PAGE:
Once upon a time, the Eagles took a quarterback in the second round of the NFL draft, a quarterback named Randall Cunningham. It was 1985. The incumbent starter at that point was Ron Jaworski, age 34. Jaworski had played in a Super Bowl and had been ridiculously healthy before suffering a broken leg toward the end of the previous season.
The day of the draft, Cunningham was described as a strictly for-the-future guy. As coach Marion Campbell said, "It's no secret we're looking for a young quarterback. And if we don't start now, when are we going to start?"
But it was only a start, as they all emphasized. Cunningham was raw and, besides, Jaworski's leg was fine. Ted Marchibroda, the Eagles' offensive coordinator, said that day that Jaworski had "at least a few more good years."
Looking back, those years flew by so quickly. The rookie QB started in Week 2.
Now, this isn't then. This coach is not a panicky man coming off two consecutive losing seasons and trying to impress a new, impulsive owner. (Which didn't work anyway; Campbell flip-flopped back to Jaworski, won seven games and got fired by Norman Braman.)
Andy Reid is not Marion Campbell and 1985 is not 2007. Just don't kid yourself. As fast and as expertly as Reid dances, there is no hiding what happened this weekend with the Eagles' selection of quarterback Kevin Kolb with the 36th pick of the draft.
This might not be the end for Donovan McNabb, but the Eagles obviously are worried that you can see it from here.
It is like you are reading a novel, really digging into it, really enjoying it, staying up way too late in the process — and then you look and see that you are on page 297, and then you hold the book up at a side angle and realize how little there is to go.
It surprises you. Caught up in the entertainment of the thing — the ups and downs, the familiarity with the main character, the identification with his personality and his travails — the pages turn and turn. Then you look, and it hits you — only a couple of chapters to go.
There is no other way to read this. The Eagles know that. Why else would Reid feel the need to call McNabb to tell him "not to worry?"
Why? Because anybody would be worried. Any living, breathing, competing NFL player would see this as a threat. After having suffered significant injuries in three of the last five seasons, including the last two, maybe this is just to be expected. But I didn't expect it and you didn't expect it and you know McNabb didn't expect it.
Reid insisted, "I'm partial to Donovan. I think he's the best in the NFL. He doesn't have anything to worry about. He'll go do his job. It's strictly how the board fell. I wasn't trying to send a message, or that Donovan's hurt. It's none of that. That's not what this is all about."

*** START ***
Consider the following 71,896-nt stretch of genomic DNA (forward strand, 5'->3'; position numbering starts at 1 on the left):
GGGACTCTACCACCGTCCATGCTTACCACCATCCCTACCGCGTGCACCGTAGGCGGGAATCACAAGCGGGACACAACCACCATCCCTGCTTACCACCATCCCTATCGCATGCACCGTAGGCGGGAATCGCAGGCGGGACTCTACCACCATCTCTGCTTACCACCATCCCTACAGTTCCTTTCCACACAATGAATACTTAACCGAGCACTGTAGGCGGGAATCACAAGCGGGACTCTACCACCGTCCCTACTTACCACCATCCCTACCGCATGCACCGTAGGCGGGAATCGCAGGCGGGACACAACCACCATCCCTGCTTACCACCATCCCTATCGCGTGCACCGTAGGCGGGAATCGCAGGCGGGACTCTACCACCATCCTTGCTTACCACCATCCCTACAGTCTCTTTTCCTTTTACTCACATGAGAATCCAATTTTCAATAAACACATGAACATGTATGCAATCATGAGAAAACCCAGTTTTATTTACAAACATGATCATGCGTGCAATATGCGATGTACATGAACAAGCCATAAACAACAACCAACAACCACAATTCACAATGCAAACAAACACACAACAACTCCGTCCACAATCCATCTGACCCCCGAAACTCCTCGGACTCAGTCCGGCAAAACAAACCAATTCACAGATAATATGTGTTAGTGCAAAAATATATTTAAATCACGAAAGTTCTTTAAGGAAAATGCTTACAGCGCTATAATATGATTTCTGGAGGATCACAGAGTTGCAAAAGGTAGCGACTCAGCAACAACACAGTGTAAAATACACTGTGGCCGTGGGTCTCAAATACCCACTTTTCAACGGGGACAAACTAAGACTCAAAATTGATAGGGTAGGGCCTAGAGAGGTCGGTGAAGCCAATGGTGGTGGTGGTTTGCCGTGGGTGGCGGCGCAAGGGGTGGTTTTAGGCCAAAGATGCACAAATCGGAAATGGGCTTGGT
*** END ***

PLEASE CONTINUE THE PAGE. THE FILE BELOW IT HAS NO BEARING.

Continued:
It is easy to believe some of that, except for the part about how "it's strictly how the board fell." I mean, come on. You only make a move like this with a purpose.
The potential repercussions — with McNabb, and the rest of the team, and the fan base — are too big to be fooling around. You do not leave it to the accidents and happenstances of the draft board.
Reid acknowledged yesterday that this scenario — trading out of the first round and selecting Kolb — was gamed out by the Eagles in the days leading up to the draft. The guy did not just fall into their laps. Whether or not they ever intended to draft one of the safeties who went earlier in the first round is known only by them. But once the guys they supposedly liked began to disappear, the machinery began moving and the trade with Dallas to move out of the first round was completed.
They can acknowledge it or dismiss it or dance around it, but they knew they wanted Kolb right there. They had to know. This was orchestrated. They did not just like this kid — they felt they needed to begin the transition, to begin building the bridge between McNabb and the future.
In two press conferences so far, Kolb has come across as both polished and direct. Yesterday, at the NovaCare Complex, when asked about the guys wearing Eagles paraphernalia at Radio City Music Hall who booed on television after he was selected, and about the general shock in town at the move, Kolb acknowledged that he was kind of shocked, too.
"I just think [the fans] weren't expecting to take a quarterback that high," Kolb said. "I think they just need to trust Coach Reid's opinion and his decision. Obviously, he senses something that fit well and they have a plan for the future. Now it's time to go on with that plan."
Indeed it is. You do not fall in love with a young quarterback and make him sit forever. You do not take a kid that high without the intention of getting him on the field at some point between now and, say, the beginning of his third NFL season.
The intervening details are unknown, but the intentions are now obvious enough. And while this is not 1985 — repeat, not — very little between now and Kevin Kolb's debut will be predictable. That is the way these things go in the final chapters.
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